“In an era of specialists, you`re either a clay court specialist, a grass court specialist, or a hard court specialist...or you`re Roger Federer.”
– Jimmy Connors
The greatness of Roger Federer has no definition. That he is one of the best was never a doubt. But for how long he remains the best, was a question.
The tennis fans treat him as God. There have been statements epitomising him as God, the most famous one being ‘If tennis is a religion, Roger Federer is its God.’
The famous essay by David Foster Wallace ‘Federer as religious experience’ justifies why he is ineffable and next to godliness. Roger has made fans cry with him in his victories and defeats. The chord he strikes with many is divinity. His fans in millions love his presence on court irrespective of his losses or victories. They love his wizardry on court, they love him off court. He has made people love him even more than the sport itself. Yes in true terms, he is worshipped!
Can God falter? Never, pat comes the reply. But, the human god in form of Federer is showing signs of waning, and it’s a not-so-pleasant sight.
The day was inevitable. After a decade of dominance, the year 2013 has finally seen Roger Federer drop to number 7. The last time he was ranked outside top 5 was on February 10, 2003.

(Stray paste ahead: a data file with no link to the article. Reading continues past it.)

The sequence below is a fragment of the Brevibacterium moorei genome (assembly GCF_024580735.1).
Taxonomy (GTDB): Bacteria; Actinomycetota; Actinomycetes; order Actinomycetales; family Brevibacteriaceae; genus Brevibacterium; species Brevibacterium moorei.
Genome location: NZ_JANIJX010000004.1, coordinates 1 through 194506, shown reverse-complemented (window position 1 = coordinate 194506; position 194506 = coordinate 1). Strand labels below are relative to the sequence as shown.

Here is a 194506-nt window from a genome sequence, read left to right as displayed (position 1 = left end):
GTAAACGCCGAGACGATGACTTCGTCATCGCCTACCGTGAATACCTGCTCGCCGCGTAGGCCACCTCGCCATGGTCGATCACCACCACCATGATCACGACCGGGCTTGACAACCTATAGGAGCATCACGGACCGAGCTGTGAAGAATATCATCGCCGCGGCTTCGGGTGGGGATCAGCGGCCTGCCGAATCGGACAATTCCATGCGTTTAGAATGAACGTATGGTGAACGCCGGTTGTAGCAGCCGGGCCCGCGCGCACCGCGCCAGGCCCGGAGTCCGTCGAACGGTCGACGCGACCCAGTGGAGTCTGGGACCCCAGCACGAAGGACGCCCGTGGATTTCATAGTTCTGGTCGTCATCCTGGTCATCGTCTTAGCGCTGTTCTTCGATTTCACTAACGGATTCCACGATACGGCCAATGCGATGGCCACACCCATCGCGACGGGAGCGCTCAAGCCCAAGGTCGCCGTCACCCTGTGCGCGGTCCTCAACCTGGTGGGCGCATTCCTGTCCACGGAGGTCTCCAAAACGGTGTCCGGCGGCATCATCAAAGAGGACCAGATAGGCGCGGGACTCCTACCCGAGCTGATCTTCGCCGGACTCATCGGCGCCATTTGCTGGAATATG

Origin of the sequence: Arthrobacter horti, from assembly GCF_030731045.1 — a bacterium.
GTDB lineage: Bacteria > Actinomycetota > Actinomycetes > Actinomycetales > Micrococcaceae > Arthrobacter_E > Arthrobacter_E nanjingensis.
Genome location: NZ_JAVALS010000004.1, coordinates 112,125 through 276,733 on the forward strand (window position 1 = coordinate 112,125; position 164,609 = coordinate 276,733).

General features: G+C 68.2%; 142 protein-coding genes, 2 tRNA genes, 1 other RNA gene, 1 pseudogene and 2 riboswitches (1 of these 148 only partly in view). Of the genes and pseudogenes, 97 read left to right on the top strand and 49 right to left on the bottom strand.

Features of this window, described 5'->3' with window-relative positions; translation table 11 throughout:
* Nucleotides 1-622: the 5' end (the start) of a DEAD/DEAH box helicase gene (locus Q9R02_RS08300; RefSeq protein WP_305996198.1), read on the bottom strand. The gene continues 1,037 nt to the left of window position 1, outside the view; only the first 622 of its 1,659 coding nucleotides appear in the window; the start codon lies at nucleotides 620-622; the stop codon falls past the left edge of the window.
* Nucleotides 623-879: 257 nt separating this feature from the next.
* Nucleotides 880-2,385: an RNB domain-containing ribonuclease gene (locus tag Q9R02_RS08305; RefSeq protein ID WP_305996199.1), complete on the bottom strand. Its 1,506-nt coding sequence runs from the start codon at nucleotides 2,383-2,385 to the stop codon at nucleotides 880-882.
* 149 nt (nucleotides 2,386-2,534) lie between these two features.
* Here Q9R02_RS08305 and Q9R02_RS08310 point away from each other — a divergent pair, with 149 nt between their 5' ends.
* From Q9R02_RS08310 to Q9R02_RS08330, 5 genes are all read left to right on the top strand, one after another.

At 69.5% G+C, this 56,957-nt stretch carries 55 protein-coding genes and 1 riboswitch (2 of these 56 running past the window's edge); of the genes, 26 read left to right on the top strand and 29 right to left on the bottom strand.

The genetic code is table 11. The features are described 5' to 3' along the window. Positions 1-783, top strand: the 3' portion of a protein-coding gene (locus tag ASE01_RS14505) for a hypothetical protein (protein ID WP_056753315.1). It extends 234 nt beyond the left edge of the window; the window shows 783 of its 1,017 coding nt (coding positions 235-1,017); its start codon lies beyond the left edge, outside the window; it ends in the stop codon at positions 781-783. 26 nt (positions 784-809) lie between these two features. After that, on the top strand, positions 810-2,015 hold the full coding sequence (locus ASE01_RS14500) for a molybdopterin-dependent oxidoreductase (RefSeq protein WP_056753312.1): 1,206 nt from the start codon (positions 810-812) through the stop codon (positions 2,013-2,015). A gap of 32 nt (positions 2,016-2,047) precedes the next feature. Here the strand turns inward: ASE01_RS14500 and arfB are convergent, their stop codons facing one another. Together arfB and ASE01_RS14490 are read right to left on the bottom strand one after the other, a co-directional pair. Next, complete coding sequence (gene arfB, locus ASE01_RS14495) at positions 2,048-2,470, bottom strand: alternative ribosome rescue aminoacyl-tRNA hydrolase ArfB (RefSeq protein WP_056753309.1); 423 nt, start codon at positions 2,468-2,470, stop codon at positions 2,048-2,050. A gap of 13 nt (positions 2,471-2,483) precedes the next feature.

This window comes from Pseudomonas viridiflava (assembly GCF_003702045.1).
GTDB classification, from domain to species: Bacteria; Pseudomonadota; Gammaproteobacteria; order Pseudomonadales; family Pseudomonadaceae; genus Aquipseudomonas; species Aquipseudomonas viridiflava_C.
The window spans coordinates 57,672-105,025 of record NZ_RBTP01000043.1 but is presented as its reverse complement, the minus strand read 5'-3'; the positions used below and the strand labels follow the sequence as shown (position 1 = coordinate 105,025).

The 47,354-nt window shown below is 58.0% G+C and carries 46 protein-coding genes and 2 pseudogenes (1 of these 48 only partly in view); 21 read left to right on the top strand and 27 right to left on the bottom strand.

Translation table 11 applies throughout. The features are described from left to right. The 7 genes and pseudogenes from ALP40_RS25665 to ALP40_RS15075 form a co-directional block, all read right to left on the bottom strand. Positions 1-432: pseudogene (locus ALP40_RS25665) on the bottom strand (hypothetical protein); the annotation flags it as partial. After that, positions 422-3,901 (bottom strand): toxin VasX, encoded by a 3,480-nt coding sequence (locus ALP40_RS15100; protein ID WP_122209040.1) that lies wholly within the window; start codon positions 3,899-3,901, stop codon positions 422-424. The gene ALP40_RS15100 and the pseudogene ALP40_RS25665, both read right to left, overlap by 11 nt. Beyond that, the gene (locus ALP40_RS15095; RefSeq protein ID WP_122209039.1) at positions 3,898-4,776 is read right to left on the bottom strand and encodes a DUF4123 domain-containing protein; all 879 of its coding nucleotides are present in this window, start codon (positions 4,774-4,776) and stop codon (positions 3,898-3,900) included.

But no, the ranking doesn’t really matter. Not if, he is one of the greatest players of all times. Not if, he has mesmerised the audience for ten years. Not if, he is sheer brilliance. Not if, he has redefined tennis. Not if, he has broken all records. Not if, his magical backhand, forehand, drop shots, volleys, lobs and tweeners have left many awestruck.
Ahead of year’s last Major, can we expect Federer to add an 18th slam to his kitty?
In Federer’s case being realistic is difficult, but okay let’s try. Seeing Andy Murray’s redefined confidence, Rafael Nadal’s breathtaking winning streak on hard courts this year and Novak Djokovic’s hunger for more, it’s a tough task for 32-year-old Federer to go back to his supreme form.
But then this is not an impossible task. Even age hardly matters. Players from different eras, time and again, have proven that.
Ken Rosewall had four Majors post 33 years of age. He won two successive Australian Open titles in 1971 and 1972 at 36 and 37 years respectively, 1970 US Open at 35 years and the Roland Garros in 1968 at 33 years.
Andres Gimeno in 1972 won the Roland Garros at 34 years while in 2003, Andre Agassi won the Australian Open at 32 years. Pete Sampras won his last major in 2002 at 31 years.
If these greats could do it, then why can’t Federer? There was a time when in almost all majors, all bets were on him.
This US Open, the fans will once again put bets on their tennis God. They will watch his matches for his now on-off shot making brilliance. The ooohs and aahs will be less. What was once perfection, now falters. Yes, he wins matches, but the matches now are glimpses of his old magic.
But when he wins, the hope that FedEx is back, resurfaces. The hope that he goes just that extra mile for one more, increases.
The time is now gone, but hope is not.